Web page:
Rational Software created Rose to aid project development and design using the UML standard. To that end, Rational is highly successful. (Before I begin, UML is nothing like HTML, XML, or SML: Please read elluzion's excellent writeup on UML to clear up any misconceptions you may have.) However, they fail on several points:
- Incomprehensible GUI for first time users
- Massive screen real estate hogging (I run at 1024x768, and often found it difficult to create and edit even relatively small diagrams in the editor's window.)
- Horrible licensing issues (After first installing Rose, I learned that our school's server supporting giving out electronic licences was down, and would be down, for a few days; as we needed to obtain a new license each time we opened the software, this caused me no end of grief.)
- Propensity to crash
The initial sessions I had with Rose were extremely frustrating. However, once I got past the learning curve, it was easy to understand some of the benefits of Rose. UML is best designed in a GUI environment, and even though this specific one was poorly laid out, the resultant diagrams were easier to create and much more legible than when done by hand. It was also very simple to quickly draft a diagram, and equally simple to modify it once more product specifications were known. Also, it had the ability to output skeleton code for projects in Java, etc.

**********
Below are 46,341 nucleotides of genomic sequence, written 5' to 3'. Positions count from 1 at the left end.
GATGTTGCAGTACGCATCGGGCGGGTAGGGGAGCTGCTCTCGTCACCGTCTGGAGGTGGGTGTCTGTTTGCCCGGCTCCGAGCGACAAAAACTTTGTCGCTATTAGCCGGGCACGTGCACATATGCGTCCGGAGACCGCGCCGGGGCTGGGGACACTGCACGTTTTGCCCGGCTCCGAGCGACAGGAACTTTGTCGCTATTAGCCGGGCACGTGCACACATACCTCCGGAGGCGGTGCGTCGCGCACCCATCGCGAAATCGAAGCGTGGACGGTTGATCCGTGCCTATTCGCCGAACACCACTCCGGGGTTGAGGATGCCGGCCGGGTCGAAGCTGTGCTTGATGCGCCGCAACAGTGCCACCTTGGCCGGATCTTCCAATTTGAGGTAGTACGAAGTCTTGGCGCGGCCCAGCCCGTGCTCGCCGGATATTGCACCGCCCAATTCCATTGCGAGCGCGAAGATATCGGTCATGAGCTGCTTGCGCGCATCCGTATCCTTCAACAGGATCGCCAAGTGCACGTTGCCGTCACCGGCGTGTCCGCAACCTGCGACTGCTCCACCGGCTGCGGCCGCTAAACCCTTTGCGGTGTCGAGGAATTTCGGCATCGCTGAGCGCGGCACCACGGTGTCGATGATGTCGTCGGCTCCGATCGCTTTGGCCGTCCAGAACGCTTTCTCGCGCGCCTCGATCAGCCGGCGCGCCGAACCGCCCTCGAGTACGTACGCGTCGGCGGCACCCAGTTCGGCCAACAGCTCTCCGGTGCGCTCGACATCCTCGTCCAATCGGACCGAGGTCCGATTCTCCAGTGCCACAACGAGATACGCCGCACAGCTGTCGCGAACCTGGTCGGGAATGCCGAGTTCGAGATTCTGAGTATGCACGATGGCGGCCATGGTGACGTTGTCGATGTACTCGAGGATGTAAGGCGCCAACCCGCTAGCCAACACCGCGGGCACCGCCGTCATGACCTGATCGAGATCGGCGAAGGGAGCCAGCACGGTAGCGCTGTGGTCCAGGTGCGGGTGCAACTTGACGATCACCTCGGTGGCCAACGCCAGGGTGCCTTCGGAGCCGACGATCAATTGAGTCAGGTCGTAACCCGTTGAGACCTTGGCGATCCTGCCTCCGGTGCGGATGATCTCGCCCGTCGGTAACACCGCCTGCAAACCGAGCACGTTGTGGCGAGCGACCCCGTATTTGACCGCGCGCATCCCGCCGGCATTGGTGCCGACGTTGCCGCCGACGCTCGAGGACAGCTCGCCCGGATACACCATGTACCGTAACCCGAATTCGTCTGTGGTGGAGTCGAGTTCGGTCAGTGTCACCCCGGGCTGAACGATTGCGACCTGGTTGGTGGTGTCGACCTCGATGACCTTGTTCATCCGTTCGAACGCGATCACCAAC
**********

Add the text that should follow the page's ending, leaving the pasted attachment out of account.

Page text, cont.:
As an alternative to Rose, Microsoft offers Visio, which has the capability of designing UML and countless other diagrams; however, my classmates often complained that Microsoft's implementation of UML was, at times, a bit incomplete.
Please don't see this as a negative rant against Rational Software in general; they produce an extremely useful piece of software entitled Purify (which is incidentally completely unrelated to UML).